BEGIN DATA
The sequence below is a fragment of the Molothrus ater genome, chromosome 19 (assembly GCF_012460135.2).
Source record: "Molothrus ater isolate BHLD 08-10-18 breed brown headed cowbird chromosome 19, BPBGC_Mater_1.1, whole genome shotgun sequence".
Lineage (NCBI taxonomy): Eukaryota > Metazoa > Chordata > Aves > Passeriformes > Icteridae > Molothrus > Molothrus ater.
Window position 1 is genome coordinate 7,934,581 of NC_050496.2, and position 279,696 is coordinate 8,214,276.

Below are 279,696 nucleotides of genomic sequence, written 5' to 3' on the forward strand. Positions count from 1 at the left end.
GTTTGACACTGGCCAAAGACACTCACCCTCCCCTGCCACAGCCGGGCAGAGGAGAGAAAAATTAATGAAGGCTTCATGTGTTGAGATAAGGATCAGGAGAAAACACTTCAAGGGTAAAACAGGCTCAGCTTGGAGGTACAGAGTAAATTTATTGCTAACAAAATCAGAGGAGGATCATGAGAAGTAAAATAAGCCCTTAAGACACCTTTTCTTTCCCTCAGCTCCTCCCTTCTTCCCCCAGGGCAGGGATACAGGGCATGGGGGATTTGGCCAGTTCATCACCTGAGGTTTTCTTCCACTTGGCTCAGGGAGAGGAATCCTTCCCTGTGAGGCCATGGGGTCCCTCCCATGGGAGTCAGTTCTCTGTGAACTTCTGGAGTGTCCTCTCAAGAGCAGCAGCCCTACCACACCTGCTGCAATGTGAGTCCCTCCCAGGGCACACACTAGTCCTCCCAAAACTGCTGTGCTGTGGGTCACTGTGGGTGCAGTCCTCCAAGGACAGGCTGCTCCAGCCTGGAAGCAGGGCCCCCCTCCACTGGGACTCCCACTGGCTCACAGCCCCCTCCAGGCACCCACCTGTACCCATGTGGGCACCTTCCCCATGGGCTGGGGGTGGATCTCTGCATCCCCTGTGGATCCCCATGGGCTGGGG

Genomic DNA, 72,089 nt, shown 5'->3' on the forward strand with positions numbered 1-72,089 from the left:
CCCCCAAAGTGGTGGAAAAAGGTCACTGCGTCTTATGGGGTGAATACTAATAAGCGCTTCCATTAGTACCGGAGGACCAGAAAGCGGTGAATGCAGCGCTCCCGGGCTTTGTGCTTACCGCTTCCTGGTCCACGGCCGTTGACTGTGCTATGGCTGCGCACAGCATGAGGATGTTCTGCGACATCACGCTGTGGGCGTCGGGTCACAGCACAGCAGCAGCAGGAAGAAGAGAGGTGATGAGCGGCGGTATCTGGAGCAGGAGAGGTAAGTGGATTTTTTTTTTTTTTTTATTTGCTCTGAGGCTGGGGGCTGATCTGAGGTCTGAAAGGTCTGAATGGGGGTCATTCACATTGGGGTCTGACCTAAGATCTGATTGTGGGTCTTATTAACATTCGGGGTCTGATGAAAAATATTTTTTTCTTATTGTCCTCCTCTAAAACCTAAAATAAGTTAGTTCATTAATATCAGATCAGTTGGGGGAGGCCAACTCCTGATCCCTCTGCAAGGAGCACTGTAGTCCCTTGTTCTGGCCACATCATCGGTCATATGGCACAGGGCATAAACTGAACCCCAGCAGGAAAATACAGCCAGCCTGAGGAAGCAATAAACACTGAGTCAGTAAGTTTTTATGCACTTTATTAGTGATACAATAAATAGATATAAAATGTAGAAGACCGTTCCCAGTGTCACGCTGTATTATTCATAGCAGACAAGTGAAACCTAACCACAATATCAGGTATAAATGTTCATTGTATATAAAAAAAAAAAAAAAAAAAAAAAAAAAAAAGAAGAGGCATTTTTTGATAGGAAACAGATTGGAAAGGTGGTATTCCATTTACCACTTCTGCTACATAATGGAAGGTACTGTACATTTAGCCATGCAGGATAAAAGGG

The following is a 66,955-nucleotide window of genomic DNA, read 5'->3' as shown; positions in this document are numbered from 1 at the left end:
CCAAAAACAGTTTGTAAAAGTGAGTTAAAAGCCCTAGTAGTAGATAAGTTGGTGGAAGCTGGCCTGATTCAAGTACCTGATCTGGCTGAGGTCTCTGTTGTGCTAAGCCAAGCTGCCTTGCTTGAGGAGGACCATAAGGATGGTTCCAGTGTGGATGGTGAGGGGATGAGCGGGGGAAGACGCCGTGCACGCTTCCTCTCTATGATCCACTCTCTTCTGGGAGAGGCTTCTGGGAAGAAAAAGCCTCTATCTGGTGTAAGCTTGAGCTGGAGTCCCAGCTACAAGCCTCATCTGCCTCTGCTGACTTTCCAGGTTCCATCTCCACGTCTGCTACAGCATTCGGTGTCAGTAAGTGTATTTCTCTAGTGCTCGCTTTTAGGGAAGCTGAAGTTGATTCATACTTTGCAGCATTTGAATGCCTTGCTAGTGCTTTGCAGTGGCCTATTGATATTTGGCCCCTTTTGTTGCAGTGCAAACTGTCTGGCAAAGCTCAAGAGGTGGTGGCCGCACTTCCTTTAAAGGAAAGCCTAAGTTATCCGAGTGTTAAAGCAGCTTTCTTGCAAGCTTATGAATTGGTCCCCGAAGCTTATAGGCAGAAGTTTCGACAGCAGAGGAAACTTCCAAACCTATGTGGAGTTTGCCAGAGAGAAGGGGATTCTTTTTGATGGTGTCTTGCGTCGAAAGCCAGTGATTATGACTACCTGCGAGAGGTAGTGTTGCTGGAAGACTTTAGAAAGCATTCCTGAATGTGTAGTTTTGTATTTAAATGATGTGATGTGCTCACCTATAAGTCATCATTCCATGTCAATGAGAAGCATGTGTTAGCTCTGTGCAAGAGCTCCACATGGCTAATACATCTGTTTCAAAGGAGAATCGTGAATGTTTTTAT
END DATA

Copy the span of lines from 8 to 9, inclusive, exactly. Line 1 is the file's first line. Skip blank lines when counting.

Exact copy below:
CCCCCAAAGTGGTGGAAAAAGGTCACTGCGTCTTATGGGGTGAATACTAATAAGCGCTTCCATTAGTACCGGAGGACCAGAAAGCGGTGAATGCAGCGCTCCCGGGCTTTGTGCTTACCGCTTCCTGGTCCACGGCCGTTGACTGTGCTATGGCTGCGCACAGCATGAGGATGTTCTGCGACATCACGCTGTGGGCGTCGGGTCACAGCACAGCAGCAGCAGGAAGAAGAGAGGTGATGAGCGGCGGTATCTGGAGCAGGAGAGGTAAGTGGATTTTTTTTTTTTTTTTATTTGCTCTGAGGCTGGGGGCTGATCTGAGGTCTGAAAGGTCTGAATGGGGGTCATTCACATTGGGGTCTGACCTAAGATCTGATTGTGGGTCTTATTAACATTCGGGGTCTGATGAAAAATATTTTTTTCTTATTGTCCTCCTCTAAAACCTAAAATAAGTTAGTTCATTAATATCAGATCAGTTGGGGGAGGCCAACTCCTGATCCCTCTGCAAGGAGCACTGTAGTCCCTTGTTCTGGCCACATCATCGGTCATATGGCACAGGGCATAAACTGAACCCCAGCAGGAAAATACAGCCAGCCTGAGGAAGCAATAAACACTGAGTCAGTAAGTTTTTATGCACTTTATTAGTGATACAATAAATAGATATAAAATGTAGAAGACCGTTCCCAGTGTCACGCTGTATTATTCATAGCAGACAAGTGAAACCTAACCACAATATCAGGTATAAATGTTCATTGTATATAAAAAAAAAAAAAAAAAAAAAAAAAAAAAAGAAGAGGCATTTTTTGATAGGAAACAGATTGGAAAGGTGGTATTCCATTTACCACTTCTGCTACATAATGGAAGGTACTGTACATTTAGCCATGCAGGATAAAAGGG

The following is a 66,955-nucleotide window of genomic DNA, read 5'->3' as shown; positions in this document are numbered from 1 at the left end: